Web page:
Curcumin, the Unexpected Compound for Your Immune System
We usually think of inflammation as being something connected to joint pain, or possibly digestive disorders. But the fact is, inflammation makes immune system flare-ups worse, too.
Curcumin, the beneficial, clinically studied compound from turmeric, can help mitigate inflammation throughout the body during times of illness and immune system challenges. A review found that while curcumin is associated with cancer-fighting immune actions, it may have broader applications for a variety of conditions.
Because the lungs, sinuses, and digestive system all deal with inflammatory reactions due to bacterial and viral invaders, this is positive news. The ability of curcumin to inhibit common markers that would otherwise increase the severity of symptoms means that this botanical may be a powerful, if unexpected, line of defense.
Kahkhaie KR, Mirhosseini A, Aliabadi A, et al. Curcumin: a modulator of inflammatory signaling pathways in the immune system [published correction appears in Inflammopharmacology. 2019 Aug 19;:]. Inflammopharmacology. 2019;27(5):885-900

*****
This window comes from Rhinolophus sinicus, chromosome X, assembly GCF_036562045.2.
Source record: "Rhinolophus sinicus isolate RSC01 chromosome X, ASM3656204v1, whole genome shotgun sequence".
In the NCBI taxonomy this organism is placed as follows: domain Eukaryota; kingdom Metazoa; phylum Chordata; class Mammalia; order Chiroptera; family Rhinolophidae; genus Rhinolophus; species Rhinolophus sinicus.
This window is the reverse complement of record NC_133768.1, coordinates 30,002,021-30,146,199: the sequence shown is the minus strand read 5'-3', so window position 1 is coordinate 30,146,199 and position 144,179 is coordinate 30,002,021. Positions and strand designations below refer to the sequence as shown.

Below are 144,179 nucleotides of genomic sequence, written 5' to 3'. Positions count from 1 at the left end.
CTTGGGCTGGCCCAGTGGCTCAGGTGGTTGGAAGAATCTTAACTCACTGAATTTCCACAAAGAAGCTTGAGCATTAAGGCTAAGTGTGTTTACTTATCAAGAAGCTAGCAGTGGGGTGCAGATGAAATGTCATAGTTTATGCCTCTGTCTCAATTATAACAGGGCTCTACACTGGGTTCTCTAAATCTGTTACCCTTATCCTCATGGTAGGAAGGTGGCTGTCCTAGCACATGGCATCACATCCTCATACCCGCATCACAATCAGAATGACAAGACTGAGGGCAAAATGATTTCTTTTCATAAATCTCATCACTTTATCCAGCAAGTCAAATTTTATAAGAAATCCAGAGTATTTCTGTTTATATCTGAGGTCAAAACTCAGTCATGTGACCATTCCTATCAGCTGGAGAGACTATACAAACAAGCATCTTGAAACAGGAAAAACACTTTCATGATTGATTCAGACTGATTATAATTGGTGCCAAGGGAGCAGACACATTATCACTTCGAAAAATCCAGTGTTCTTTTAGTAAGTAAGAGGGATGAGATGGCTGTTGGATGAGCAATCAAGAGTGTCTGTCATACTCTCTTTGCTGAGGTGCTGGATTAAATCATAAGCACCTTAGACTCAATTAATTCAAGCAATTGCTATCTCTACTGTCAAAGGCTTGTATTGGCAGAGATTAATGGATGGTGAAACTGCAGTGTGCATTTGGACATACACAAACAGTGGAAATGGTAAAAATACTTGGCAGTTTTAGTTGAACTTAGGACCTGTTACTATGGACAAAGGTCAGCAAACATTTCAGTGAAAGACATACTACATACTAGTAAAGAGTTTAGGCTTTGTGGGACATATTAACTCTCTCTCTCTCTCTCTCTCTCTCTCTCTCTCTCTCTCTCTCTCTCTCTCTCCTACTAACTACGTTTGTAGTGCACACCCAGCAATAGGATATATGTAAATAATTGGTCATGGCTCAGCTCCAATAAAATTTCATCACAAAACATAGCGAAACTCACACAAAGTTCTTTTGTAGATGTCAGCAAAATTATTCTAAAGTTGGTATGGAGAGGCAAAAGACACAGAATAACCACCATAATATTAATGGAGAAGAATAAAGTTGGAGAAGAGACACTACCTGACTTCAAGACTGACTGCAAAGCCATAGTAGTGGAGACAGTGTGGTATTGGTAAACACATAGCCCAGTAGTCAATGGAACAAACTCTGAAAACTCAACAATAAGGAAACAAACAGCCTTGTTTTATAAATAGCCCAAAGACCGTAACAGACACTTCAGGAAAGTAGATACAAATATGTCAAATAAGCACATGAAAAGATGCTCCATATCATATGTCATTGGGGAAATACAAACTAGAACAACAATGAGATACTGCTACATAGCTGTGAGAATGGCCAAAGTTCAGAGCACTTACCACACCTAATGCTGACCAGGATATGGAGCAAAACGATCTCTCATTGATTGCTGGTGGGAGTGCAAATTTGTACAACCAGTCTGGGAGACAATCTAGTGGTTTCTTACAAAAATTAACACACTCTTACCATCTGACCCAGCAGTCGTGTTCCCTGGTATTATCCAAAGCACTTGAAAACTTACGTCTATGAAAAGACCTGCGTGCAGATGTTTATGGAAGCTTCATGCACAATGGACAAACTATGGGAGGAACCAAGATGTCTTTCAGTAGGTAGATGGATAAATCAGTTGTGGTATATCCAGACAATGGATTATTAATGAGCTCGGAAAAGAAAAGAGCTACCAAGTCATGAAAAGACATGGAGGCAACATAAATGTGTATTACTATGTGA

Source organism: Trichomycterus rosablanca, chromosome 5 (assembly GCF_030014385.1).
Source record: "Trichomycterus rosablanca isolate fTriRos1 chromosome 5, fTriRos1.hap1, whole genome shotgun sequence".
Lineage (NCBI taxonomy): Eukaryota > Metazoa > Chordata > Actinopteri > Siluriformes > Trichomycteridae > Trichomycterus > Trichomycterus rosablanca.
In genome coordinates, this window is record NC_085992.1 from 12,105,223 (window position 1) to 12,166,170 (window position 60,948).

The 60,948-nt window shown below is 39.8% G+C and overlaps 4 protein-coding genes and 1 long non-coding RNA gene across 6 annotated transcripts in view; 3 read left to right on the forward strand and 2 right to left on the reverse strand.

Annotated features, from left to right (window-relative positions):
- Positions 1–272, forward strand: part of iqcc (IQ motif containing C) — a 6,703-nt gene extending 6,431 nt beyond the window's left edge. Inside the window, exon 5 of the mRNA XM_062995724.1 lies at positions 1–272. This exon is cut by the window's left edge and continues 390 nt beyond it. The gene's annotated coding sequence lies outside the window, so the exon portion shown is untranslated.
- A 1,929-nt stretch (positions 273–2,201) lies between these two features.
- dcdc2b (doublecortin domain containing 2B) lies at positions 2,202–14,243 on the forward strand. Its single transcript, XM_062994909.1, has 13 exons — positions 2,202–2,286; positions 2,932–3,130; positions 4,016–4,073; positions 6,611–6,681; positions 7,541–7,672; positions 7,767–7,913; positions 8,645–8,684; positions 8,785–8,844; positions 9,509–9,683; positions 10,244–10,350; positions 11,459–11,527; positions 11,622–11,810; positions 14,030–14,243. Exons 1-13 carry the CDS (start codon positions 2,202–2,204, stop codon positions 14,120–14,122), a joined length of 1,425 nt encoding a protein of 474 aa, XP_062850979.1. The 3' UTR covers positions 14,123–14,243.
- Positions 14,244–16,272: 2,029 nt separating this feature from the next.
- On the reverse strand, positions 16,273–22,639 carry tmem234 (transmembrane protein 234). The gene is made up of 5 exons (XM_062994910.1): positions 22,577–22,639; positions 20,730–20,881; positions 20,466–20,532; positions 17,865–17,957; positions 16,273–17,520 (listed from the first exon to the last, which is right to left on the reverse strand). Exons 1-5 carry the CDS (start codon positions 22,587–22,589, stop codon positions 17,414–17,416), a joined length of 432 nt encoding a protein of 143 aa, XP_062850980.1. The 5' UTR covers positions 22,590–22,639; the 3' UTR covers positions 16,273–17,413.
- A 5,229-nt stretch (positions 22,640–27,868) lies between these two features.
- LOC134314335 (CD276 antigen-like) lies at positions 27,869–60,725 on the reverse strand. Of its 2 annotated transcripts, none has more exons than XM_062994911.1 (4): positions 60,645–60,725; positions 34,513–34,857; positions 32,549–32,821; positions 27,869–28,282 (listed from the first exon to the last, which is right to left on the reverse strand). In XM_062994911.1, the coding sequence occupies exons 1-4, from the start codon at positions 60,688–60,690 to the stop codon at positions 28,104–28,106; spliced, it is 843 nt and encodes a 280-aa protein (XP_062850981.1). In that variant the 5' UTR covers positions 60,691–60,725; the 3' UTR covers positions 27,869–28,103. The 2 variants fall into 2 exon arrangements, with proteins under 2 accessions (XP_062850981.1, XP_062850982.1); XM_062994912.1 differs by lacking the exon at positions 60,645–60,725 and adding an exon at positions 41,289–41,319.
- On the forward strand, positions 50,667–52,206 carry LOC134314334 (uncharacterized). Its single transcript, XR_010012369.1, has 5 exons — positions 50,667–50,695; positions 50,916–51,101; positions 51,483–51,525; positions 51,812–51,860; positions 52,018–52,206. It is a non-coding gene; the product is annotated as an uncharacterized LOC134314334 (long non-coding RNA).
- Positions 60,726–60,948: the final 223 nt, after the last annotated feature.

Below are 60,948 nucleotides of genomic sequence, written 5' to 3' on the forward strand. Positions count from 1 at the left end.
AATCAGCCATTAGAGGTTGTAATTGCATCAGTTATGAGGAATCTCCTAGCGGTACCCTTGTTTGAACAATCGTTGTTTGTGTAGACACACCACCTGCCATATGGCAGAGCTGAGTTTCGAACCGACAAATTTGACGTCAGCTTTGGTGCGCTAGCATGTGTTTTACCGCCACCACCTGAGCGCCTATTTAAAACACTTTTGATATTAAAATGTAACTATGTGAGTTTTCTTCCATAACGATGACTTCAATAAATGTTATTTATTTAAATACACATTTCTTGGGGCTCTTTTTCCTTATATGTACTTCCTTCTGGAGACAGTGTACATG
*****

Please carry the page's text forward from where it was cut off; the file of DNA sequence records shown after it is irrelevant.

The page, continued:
Curcumin is a natural compound derived from the spice, turmeric, that has been extensively reported for its efficacy in controlling or treatment of several inflammatory diseases. There is a growing body of literature that recognizes the anti-inflammatory effects of curcumin in the immune system. On the other hand, the role of inflammatory signaling pathways has been highlighted in the pathogenesis of several inflammatory diseases, and signaling molecules involved in these pathways are considered as valuable targets for new treatment approaches. We aimed to provide a comprehensive overview of the modulatory effects of curcumin on inflammatory signaling pathways which leads to inhibition of inflammation in different types of immune cells and animal models. In this comprehensive review, we elaborate on how curcumin can effectively inhibit multiple signaling molecules involved in inflammation including NF-κB, JAKs/STATs, MAPKs, β-catenin, and Notch-1.